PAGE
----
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Brody Ray on what is was really like being America’s Got Talent’s 1st trans star

Written by gaytourism

Brody Ray | photo: Supplied

He made international headlines over the summer as the first openly trans contestant of America’s Got Talent, reducing judge Mel B to tears with his emotional rendition of Jordan Smith’s ‘Stand In the Light’. And despite being eliminated in the Judges’ Cuts, Brody Ray has made waves among the trans community and beyond.

‘It’s unbelievable – LGBTQ people worldwide have reached out to me,’ says the Nebraska native, 30.

‘I get messages in every language possible; people telling me how they were inspired, how I gave them the courage to come out to their loved ones.’

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Brody furthermore explains to GSN: ‘I’ve even had people tell me that they were about to give up on life when they saw they audition. And that I sparked a flame of hope in them to continue living. If you knew you could possibly help save a life, wouldn’t you tell your story too?’

Here Brody, talks about his gender journey, new music and also his favorite Spice Girl (it wasn’t always Scary…)

Firstly, talk us through your AGT experience…

It was amazing experience overall. The crew and producers put an amazing light on my story. It was great to see the process behind the scenes, meeting the celebrities and other acts.

I loved being able to shoot some B-roll with my mom at Universal Studios. I never got to see anything like that. We got our own personalized tours. There’s so much that goes in to these shows that no one sees or could imagine!

Mel B cried. Who was your favorite Spice Girl growing up?

She did and I love her! She’s got such an amazing heart. She gets that people could be born different from the norm. She understands that we didn’t choose this. All the judges had mad respect for me. They all said amazing things and were so sweet. It made me cry seeing and hearing their reactions.

I would have to say my favorite Spice Girl was Sporty Spice, for sure! What a babe! They were all my favorites. But now Scary Spice is my favorite!

Have you experienced any transphobia since the audition?

I have not physically or in person received any hate or transphobia. But I have definitely seen some comments and messages from people who are enraged or confused.

I usually just delete and block those. But if there’s someone I could maybe help sort through their confusion, I will take some time with them.

There will always be those people who think that we care about their opinions on our lives when they have no idea what it’s like to be born like this. As if we chose it or something! It’s comical really, I find myself laughing out loud sometimes reading things. But for the most part people are getting it.

How would you describe your gender journey?

I was begging for ‘boy’ everything, even as a toddler. My parents knew I was different right away.

I knew some way, somehow, I’d have to figure out how to transition my body to male, otherwise it was not worth it for me. It wasn’t worth living the rest of my life in the wrong body. No one should have to live like that.

We’re fortunate to live in an advanced generation that can offer a surgical fix, which was the only treatment for me as an individual. But everyone’s case is different. Not everyone feels they need surgery or hormones. I think that gender identity and sexuality is so different to each person ,that there’s not one cure or fix for these issues. It’s a very personal and specific journey.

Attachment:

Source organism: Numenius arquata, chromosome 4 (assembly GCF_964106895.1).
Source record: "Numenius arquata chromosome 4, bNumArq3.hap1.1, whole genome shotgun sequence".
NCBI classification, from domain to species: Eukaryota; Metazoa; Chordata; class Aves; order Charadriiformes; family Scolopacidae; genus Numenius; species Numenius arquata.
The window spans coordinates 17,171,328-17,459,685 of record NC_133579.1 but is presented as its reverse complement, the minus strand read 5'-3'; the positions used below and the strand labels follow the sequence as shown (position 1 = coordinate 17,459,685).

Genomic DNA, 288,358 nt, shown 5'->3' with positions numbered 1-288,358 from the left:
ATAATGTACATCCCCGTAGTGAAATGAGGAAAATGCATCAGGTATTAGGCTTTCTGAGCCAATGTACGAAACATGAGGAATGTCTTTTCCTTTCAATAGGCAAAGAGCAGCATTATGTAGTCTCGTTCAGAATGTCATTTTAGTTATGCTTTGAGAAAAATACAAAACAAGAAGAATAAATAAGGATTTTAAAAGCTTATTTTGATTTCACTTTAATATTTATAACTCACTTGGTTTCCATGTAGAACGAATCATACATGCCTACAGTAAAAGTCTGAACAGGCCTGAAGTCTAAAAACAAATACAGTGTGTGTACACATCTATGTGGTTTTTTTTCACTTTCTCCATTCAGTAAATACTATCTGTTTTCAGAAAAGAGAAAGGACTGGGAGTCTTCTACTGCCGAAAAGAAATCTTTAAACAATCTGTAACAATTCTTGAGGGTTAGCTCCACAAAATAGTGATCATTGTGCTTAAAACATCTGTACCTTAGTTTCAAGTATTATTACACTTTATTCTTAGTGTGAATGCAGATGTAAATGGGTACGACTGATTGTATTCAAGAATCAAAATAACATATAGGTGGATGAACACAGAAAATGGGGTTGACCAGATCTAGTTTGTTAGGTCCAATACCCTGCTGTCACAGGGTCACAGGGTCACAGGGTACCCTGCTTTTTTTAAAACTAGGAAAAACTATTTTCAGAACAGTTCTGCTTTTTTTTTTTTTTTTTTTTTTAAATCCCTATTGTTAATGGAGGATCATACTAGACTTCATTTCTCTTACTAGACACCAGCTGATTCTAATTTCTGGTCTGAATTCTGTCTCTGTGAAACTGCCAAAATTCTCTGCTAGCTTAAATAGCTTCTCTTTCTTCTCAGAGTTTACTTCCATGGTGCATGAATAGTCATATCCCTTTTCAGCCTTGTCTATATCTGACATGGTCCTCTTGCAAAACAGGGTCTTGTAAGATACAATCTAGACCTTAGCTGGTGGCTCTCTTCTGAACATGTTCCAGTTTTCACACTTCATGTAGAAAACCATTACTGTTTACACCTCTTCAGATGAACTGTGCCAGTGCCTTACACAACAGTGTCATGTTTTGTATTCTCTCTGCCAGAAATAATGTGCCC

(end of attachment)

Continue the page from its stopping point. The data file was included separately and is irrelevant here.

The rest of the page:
In my case I consider myself strongly on the far end of the trans spectrum. I’ve never had a doubt in my mind. I knew exactly what I needed to fix. And I know people who are on different areas of the spectrum, where they might be on the fence about it. So I try to be careful and not speak for all trans individuals when I share how I identify because I’ve have some negative feedback from some trans brothers and sisters.

My mom asked me if I felt like I should be a boy when I was eight. We found the word trans when I was 14. I took a psychological test diagnosing me with ‘gender identity disorder’ and was cleared to start my transition.

We waited until I was out of high school, as per my mother’s request, due to her fears for my safety. At 21 I told them I was done waiting and was going to start with or without their support. They agreed to help. My parents went with me and paid for my top surgery.

A couple years later my mom traveled with me to three of my four bottom surgeries in Belgrade, Serbia. My younger sister came on a trip and my mom’s husband came on the last one.

My mother also spent her whole inheritance to pay for my surgeries and travel. It’s been a very ‘learn as you go’ journey for all of us. It’s been an exciting, nerve-racking, emotional, enlightening, worldly and painful experience.

It has given me a chance at happiness and a fulfilling life. I’m forever grateful for my family, friends, team of therapists, doctors and nurses that helped save my life.

Finally, what’s next?

We are working on releasing a new album soon! We have lots of great songs ready to be taken into the studio. Some are already done. We have a five-song EP ready to go that will probably drop here soon.

I have teamed up with one of Nashville’s best booking agencies Buddy Lee Attractions and an amazing LGBTQ publicist, Joey Amato. They have been breaking down doors and walls for me. We’re booking tons of major pride festivals and gigs all over the US. I’m so excited for all that’s to come. I’m living in Nashville and it’s been the most amazing year of my life.

For more information about Brody, visit

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